The forest eyes volley to Mr. Tate. You can hear the sound of tree trunks shifting, dragging themselves across the forest floor.
“I’m not saying feeling betrayed or disappointed is mundane,” I say, “especially if you don’t know much about life.”
“You think they are on the same level as death?” Mr. Tate’s voice gets high on the last word. The forest lets go of a single, collective murmur. The front legs of chairs lift and bang down.
“For some people,” I say, though I don’t know why I do. I hear the forest wakelings start to chirp. I close my eyes.
“And that Emily Dickinson didn’t know much about life?” Mr. Tate is sitting very straight, his eyes very wide.
“I’ll have to stop the discussion because we’re out of time,” Mr. Perzan says.
I only just now notice that he has moved off to the side and is leaning against the whiteboard, his arms folded.
“And, Claire,” he starts, his voice sounding different again, more neutral and distant, “you should find out a bit more about that small orbit. See if it’s true.”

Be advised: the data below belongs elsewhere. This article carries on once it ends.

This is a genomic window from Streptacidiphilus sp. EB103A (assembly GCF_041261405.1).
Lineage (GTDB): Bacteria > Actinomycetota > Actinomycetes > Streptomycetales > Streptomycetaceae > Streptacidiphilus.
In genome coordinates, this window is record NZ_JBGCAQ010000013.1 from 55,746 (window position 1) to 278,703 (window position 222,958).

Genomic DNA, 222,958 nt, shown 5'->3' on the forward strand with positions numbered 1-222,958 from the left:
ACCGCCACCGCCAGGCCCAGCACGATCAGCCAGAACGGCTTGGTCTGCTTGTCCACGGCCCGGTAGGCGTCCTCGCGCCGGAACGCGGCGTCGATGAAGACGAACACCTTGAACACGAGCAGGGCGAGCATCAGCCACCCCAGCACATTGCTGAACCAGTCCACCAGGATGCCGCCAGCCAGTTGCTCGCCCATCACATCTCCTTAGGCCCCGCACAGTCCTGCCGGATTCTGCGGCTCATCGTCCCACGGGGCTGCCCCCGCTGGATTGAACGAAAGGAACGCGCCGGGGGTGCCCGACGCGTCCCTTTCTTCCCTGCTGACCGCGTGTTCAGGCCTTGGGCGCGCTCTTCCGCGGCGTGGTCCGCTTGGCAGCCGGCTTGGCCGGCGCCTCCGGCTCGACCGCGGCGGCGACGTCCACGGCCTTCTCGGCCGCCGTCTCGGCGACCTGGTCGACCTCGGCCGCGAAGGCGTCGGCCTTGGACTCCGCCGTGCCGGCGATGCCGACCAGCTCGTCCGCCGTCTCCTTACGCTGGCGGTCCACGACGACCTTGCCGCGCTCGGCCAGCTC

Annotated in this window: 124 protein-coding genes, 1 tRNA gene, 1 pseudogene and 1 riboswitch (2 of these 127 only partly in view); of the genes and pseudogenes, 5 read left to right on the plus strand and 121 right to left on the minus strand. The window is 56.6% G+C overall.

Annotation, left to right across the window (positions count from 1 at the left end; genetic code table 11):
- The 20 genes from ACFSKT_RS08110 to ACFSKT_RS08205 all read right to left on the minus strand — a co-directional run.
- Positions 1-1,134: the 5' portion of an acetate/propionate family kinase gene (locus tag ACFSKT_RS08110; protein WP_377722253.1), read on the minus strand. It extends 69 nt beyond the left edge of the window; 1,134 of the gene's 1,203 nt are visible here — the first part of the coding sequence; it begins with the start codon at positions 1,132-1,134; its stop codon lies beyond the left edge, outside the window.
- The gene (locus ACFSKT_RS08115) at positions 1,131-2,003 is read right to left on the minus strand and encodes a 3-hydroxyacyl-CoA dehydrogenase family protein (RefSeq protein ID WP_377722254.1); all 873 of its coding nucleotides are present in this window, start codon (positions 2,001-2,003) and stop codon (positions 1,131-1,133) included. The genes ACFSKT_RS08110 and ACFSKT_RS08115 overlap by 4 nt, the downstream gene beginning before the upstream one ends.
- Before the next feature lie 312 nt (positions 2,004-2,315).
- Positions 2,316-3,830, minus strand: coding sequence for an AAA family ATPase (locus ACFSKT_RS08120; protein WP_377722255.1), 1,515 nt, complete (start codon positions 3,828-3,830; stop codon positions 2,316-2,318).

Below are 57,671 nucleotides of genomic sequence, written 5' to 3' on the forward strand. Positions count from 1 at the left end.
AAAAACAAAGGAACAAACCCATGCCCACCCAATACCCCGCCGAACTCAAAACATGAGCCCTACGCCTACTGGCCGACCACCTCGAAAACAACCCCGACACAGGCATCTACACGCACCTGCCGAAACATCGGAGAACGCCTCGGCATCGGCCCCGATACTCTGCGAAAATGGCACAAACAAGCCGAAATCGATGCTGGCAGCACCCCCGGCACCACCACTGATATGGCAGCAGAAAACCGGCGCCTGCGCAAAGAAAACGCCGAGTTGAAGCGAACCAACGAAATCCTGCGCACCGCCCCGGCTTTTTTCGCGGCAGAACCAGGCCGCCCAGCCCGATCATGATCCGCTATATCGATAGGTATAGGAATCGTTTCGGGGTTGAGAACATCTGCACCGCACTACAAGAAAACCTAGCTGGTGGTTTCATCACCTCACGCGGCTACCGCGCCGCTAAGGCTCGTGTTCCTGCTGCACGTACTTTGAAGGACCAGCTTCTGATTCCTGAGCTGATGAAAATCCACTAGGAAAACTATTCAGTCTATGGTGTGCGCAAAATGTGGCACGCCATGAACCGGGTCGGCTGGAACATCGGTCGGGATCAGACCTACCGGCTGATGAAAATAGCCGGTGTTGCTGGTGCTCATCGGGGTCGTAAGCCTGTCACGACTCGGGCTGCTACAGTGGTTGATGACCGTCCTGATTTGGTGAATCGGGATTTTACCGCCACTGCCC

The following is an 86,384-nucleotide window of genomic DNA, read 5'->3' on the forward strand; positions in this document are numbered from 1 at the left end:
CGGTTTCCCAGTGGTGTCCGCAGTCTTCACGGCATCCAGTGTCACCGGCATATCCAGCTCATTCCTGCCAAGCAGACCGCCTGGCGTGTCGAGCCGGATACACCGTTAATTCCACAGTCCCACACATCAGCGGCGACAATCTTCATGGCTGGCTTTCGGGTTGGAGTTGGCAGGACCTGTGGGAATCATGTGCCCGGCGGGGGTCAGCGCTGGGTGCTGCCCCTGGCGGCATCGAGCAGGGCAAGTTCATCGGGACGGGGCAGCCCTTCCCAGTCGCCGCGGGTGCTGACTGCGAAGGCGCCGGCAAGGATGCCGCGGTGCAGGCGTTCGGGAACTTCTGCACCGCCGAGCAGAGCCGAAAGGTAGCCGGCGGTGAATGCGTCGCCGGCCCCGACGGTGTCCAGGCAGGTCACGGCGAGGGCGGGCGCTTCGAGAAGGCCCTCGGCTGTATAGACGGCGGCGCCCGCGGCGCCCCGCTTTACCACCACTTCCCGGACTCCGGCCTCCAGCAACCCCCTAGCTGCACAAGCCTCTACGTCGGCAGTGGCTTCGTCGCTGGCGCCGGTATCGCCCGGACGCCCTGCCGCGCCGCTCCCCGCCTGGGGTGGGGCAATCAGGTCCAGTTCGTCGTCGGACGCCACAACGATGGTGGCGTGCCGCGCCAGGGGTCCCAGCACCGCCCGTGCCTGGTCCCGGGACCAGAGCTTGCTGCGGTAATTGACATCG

* * *
I finally find Emily Dickinson’s grave in the cemetery at the center of town, tucked behind a strip of stores and near an apartment building. Her gravestone is surrounded by a wrought iron fence. It says “Born Dec. 10, 1830,” and then it says “Called Back.” It makes death seem so lifelike. Calling to her.
I am thinking of what that might sound like, when I hear his voice. It comes from behind me.
“Hi,” he says. Mr. Tate, pretend teacher.
I glance at him. His face is red and sweaty, and his shirt’s been labeled AMHERST COLLEGE, in case they misplace him. He’s been running.
“Souvenir hunters still manage to climb inside to make rubbings of her gravestone,” he says.
I turn back to the grave. “Makes sense.” I mumble this.
“So you’re really doing it?” he says. “Checking out that orbit?”
Even though I try to smile, I feel only half my mouth curl up. “Why are you here?” My question comes out barbed. “Shouldn’t you be at a fraternity party or something?” I ask, staring at his shirt.